I have just made the lifestyle change of becoming a vegetarian. I have thought about it in the past and then I saw the movie..you know which one I am talking about and if you don’t and you want to know email me and I will send it to you, but I do respect the fact that each one of us has a choice, so I am not here to promote vegetarianism, I am here to provide you and your family only the healthiest of foods that fit your beliefs and lifestyle.

Vegetarian cuisine refers to food that meets vegetarian standards by not including meat and animal tissue products. For lacto-ovo vegetarianism (the most common type of vegetarianism in the Western world), eggs and dairy products such as milk and cheese are permitted.  The strictest forms of vegetarianism are vegan-ism and fruitarianism, which exclude all animal products, including dairy products as well as honey, and even some refined sugars if filtered and whitened with bone char.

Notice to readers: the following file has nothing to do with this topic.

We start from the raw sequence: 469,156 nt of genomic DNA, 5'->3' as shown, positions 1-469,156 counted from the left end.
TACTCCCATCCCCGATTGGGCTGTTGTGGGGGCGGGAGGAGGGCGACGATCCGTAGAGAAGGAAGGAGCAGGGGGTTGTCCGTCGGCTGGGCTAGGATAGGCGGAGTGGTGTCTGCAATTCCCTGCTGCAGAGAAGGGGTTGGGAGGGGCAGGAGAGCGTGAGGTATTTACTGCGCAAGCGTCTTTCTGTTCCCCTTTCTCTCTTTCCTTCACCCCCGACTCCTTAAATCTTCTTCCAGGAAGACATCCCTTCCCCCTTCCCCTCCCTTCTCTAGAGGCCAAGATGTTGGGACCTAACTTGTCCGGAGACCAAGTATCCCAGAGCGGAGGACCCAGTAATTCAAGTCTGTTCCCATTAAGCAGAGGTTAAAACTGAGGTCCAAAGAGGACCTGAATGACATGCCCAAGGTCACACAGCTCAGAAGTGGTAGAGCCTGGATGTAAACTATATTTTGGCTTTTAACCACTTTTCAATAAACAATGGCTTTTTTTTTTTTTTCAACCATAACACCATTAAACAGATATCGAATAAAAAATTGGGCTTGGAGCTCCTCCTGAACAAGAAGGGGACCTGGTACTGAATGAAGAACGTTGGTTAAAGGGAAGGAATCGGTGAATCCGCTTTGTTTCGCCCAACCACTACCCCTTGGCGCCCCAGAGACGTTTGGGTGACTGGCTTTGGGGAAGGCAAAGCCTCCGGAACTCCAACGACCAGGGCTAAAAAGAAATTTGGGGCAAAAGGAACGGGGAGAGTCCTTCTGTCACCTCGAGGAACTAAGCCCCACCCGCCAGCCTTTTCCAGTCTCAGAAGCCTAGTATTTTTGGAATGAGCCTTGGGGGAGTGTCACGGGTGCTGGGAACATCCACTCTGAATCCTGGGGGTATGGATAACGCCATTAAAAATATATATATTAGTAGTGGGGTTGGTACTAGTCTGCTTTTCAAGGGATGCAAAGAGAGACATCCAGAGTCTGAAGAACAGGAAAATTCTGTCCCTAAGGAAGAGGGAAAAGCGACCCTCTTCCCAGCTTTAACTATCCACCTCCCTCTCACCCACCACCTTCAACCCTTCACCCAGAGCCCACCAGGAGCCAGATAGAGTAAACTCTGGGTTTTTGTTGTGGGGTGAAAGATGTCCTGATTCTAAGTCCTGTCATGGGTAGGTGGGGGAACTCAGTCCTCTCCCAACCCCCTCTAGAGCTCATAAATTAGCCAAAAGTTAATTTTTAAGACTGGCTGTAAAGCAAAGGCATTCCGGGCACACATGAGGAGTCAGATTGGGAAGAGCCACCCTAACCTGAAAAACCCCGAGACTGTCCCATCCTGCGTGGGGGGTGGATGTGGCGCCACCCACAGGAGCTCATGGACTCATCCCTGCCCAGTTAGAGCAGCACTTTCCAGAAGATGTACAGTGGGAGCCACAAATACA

Vegetarian foods can be classified into several different types:

Making the switch to a vegetarian or vegan diet can help cut saturated fat from your diet, but it may also reduce your iron intake. Vegetarian sources of iron (called nonheme iron) aren’t as easily absorbed by the body. Whereas omnivorous premenopausal women need 18 mg per day of iron, vegetarians require 33 mg per day. Good vegetarian choices for iron include lentils, beans, oatmeal, spinach, tofu and small amounts of black strap molasses. You can increase the amount of iron that your body uses by including vitamin C-rich foods like citrus, tomatoes, broccoli and strawberries in your meal. Calcium, coffee and tea decrease iron absorption, so save your iron-rich dishes for after your morning brew or calcium supplement.